Tudor Acid’s new album Clevolati is a leap into the unknown for the artist as much as the listener, as he moves from hardware to coded instruments using Max/MSP. A decision born from circumstances more than artistic direction.
Live-coded music and music programming are methods bubbling away in the fringes of experimentalism. Some artists are using it to fiddle with different temperaments and push the boundaries of what is listenable, whereas others are turning towards it as a way to continue making music whilst being faced with financial and temporal pressures.
“I’m living in Bristol and commuting to Swindon for work, meaning time and money are harder to come by. Programming in Max means I can sell hardware and build my own instruments, adding whatever hardware I need as I go on.”
“I found I could recreate certain sounds I made using hardware I no longer have. It’s a strange process, I came away with this sense of intrinsic humanity. I was building these emotional, affecting melodies, from nothing but my own code.”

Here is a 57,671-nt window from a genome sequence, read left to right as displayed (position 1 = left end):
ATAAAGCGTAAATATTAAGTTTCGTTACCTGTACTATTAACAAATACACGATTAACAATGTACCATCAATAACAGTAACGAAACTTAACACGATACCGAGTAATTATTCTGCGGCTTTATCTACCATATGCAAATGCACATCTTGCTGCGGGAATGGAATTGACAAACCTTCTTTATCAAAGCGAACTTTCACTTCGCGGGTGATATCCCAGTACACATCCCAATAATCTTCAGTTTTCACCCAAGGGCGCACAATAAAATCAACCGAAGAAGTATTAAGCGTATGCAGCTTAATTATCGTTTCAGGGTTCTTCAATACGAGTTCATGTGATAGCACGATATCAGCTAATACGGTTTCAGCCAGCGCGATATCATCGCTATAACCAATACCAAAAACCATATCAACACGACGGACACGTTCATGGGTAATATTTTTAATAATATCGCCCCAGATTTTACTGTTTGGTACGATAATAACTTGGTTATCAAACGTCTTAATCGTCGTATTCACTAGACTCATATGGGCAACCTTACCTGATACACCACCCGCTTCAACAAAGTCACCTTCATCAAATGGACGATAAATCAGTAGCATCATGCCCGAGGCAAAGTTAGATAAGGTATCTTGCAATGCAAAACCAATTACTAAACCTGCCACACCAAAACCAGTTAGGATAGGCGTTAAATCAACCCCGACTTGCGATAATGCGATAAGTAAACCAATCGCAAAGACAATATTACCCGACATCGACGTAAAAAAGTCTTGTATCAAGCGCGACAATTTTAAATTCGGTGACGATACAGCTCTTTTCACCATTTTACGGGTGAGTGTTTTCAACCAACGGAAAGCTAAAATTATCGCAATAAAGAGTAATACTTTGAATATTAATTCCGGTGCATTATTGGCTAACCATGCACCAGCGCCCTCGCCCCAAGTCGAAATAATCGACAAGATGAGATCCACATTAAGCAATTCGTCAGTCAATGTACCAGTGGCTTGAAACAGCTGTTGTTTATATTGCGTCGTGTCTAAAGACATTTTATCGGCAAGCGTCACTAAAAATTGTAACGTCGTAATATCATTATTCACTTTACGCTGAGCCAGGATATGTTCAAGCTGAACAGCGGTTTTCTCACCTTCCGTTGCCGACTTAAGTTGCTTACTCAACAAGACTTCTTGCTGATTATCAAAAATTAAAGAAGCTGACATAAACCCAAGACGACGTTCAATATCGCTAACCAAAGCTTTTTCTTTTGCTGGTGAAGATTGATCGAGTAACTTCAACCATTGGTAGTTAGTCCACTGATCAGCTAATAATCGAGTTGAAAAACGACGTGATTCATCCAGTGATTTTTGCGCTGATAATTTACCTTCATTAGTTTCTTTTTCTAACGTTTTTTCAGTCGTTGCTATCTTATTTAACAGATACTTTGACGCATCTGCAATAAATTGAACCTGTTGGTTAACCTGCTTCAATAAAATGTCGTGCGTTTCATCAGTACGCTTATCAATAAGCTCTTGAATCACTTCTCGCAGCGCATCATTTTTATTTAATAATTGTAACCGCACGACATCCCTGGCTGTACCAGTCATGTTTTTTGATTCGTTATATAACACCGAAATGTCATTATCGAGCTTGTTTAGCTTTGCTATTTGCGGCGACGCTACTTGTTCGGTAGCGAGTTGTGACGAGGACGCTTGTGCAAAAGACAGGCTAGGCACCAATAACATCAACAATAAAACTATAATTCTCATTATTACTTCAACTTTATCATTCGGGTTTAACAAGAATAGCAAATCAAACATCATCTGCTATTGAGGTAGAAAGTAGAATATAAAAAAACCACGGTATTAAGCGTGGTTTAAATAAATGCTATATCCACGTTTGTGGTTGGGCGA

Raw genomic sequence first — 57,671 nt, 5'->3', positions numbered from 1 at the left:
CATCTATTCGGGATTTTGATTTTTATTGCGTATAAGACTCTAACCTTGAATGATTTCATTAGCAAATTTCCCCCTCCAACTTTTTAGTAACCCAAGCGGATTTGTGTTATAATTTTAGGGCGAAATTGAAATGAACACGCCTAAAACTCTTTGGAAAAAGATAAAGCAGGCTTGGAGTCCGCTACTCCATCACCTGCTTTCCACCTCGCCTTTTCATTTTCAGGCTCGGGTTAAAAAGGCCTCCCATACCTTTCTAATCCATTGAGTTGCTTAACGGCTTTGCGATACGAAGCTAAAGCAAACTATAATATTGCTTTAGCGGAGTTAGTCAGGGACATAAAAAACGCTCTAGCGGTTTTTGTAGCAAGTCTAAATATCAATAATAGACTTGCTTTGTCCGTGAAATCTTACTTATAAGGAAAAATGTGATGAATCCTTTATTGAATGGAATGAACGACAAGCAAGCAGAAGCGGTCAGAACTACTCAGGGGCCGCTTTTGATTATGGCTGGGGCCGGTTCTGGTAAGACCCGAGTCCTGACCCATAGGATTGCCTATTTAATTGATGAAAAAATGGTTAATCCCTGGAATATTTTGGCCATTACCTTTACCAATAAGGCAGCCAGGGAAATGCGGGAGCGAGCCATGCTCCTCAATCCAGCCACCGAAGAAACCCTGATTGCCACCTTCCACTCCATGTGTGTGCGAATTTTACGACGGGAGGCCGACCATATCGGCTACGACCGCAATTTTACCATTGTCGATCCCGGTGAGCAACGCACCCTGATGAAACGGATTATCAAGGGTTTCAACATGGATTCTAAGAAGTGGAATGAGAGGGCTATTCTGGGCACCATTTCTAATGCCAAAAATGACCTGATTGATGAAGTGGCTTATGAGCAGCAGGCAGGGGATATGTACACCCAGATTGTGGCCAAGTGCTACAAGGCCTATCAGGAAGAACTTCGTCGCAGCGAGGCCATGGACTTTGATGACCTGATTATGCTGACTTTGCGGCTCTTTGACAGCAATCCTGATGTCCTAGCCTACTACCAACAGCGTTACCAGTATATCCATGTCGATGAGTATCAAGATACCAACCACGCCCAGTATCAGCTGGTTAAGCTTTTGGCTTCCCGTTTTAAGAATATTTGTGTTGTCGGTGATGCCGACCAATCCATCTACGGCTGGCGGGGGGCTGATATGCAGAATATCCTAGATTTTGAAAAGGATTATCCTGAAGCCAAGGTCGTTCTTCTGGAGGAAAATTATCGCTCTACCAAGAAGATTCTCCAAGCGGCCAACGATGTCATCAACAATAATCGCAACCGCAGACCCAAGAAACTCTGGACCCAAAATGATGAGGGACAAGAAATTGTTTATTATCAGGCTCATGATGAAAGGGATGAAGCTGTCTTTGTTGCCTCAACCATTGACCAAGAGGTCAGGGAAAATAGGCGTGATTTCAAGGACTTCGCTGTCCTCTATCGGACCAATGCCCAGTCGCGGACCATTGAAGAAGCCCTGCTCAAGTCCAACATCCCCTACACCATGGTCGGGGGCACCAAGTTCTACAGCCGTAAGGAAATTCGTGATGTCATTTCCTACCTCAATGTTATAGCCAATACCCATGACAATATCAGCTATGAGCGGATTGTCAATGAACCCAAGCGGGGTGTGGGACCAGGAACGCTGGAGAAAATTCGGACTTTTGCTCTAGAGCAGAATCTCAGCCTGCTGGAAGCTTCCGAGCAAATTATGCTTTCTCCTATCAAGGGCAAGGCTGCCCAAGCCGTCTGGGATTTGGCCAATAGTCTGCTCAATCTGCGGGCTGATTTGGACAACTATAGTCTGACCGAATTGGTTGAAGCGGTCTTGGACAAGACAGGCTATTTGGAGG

Tudor Acid: The Pastoral Programmer
Clevolati is the result of just 9 months using Max, every sound being programmed from scratch. There are tracks on there that have this wonky melodic joy to them, tracks led by breaks and squelchy bass, and downright darkness.
“I was surprised with how dark some tracks came out, but you can no more control how a song comes out than control your emotions.”
Admittedly, the overall sound is sharper and more brittle than previous analogue releases, but if you’ve ever read Lanark by Alasdair Gray, you’ll understand this overarching sense of unsettling otherworldly melancholy, as the title character drifts through the fog in a strange hinterland.
For an experimental album written 100% in code, it’s more listenable than you think, and far more visual too. In managing to convey a pastiche of pastoral England told by a machine, it keeps Tudor Acid’s skew-whiff psychedelia ticking along.
Tudor Acid - Clevolati
Out 25.11 on Tudor Beats
Richard Wigglesworth has lived in Bristol since the early 2000s. Since 2010, 5 albums and 11 EPs have been released under his nom de synth, Tudor Acid, including remixes by Luke Vibert and Radioactive man.